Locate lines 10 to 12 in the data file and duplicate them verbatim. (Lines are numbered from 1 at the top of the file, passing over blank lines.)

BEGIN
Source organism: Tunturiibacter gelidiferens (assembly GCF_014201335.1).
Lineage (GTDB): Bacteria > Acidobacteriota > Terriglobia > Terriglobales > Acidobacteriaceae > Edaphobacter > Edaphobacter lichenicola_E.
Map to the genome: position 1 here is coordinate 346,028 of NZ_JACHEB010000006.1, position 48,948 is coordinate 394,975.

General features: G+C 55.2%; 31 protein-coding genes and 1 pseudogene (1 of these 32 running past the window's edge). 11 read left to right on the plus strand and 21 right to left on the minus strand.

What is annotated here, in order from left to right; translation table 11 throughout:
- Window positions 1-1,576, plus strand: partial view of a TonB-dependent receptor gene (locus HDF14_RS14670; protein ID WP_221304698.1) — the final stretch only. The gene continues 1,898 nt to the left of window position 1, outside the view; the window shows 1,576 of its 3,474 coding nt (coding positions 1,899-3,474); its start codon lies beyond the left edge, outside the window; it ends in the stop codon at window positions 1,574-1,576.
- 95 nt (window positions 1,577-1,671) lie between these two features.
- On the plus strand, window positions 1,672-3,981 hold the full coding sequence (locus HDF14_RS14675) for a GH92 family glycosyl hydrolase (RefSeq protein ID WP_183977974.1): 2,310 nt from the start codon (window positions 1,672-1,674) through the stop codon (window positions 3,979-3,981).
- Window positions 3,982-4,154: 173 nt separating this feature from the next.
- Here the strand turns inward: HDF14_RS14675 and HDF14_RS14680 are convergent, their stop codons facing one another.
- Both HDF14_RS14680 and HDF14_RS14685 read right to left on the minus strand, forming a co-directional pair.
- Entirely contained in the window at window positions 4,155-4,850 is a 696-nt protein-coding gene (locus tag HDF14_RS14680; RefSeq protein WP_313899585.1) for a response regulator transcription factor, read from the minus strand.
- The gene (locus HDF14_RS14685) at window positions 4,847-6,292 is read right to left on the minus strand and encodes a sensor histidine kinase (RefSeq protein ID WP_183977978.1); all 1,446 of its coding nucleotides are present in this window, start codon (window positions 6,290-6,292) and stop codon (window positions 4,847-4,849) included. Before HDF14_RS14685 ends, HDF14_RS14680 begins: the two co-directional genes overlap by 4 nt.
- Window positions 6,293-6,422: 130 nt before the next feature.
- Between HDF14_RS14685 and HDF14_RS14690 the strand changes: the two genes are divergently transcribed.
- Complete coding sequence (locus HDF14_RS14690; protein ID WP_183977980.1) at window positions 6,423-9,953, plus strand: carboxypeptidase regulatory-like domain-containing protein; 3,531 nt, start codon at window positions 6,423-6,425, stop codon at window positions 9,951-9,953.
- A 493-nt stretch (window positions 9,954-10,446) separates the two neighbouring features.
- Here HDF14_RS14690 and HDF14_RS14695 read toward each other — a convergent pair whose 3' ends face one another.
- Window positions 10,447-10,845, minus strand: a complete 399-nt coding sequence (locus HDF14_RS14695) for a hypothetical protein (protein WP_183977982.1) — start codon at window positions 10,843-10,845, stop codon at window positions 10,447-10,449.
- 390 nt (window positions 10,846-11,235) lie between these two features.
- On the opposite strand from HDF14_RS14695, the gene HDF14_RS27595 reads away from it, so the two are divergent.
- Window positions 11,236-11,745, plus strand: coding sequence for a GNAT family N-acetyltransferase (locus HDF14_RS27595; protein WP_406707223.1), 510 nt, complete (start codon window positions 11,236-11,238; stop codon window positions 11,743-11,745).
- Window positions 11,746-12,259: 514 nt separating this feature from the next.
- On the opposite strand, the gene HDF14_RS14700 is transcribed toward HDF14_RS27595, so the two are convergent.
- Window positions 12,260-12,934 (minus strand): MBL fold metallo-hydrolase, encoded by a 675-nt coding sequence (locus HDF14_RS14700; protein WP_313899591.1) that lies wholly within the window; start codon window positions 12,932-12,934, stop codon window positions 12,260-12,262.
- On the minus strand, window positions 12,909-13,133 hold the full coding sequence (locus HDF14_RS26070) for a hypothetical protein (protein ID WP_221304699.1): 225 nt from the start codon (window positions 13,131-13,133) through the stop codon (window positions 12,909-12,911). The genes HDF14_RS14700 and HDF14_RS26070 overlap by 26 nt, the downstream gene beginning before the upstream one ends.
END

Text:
- Here the strand turns inward: HDF14_RS14675 and HDF14_RS14680 are convergent, their stop codons facing one another.
- Both HDF14_RS14680 and HDF14_RS14685 read right to left on the minus strand, forming a co-directional pair.
- Entirely contained in the window at window positions 4,155-4,850 is a 696-nt protein-coding gene (locus tag HDF14_RS14680; RefSeq protein WP_313899585.1) for a response regulator transcription factor, read from the minus strand.